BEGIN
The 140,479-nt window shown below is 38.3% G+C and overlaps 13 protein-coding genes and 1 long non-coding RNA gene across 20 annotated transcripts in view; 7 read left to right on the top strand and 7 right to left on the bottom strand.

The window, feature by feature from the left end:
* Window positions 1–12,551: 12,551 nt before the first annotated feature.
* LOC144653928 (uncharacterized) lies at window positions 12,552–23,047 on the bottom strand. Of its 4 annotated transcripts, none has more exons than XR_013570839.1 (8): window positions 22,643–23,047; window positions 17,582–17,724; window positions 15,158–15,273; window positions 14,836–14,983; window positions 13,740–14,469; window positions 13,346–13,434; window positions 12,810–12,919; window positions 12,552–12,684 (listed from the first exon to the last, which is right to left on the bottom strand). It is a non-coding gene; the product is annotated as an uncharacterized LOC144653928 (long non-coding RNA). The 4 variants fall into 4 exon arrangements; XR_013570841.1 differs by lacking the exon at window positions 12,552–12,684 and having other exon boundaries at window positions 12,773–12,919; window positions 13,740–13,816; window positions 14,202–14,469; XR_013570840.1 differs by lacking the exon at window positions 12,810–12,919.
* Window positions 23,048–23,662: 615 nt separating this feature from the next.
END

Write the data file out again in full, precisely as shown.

The 140,479-nt window shown below is 38.3% G+C and overlaps 13 protein-coding genes and 1 long non-coding RNA gene across 20 annotated transcripts in view; 7 read left to right on the top strand and 7 right to left on the bottom strand.

The window, feature by feature from the left end:
* Window positions 1–12,551: 12,551 nt before the first annotated feature.
* LOC144653928 (uncharacterized) lies at window positions 12,552–23,047 on the bottom strand. Of its 4 annotated transcripts, none has more exons than XR_013570839.1 (8): window positions 22,643–23,047; window positions 17,582–17,724; window positions 15,158–15,273; window positions 14,836–14,983; window positions 13,740–14,469; window positions 13,346–13,434; window positions 12,810–12,919; window positions 12,552–12,684 (listed from the first exon to the last, which is right to left on the bottom strand). It is a non-coding gene; the product is annotated as an uncharacterized LOC144653928 (long non-coding RNA). The 4 variants fall into 4 exon arrangements; XR_013570841.1 differs by lacking the exon at window positions 12,552–12,684 and having other exon boundaries at window positions 12,773–12,919; window positions 13,740–13,816; window positions 14,202–14,469; XR_013570840.1 differs by lacking the exon at window positions 12,810–12,919.
* Window positions 23,048–23,662: 615 nt separating this feature from the next.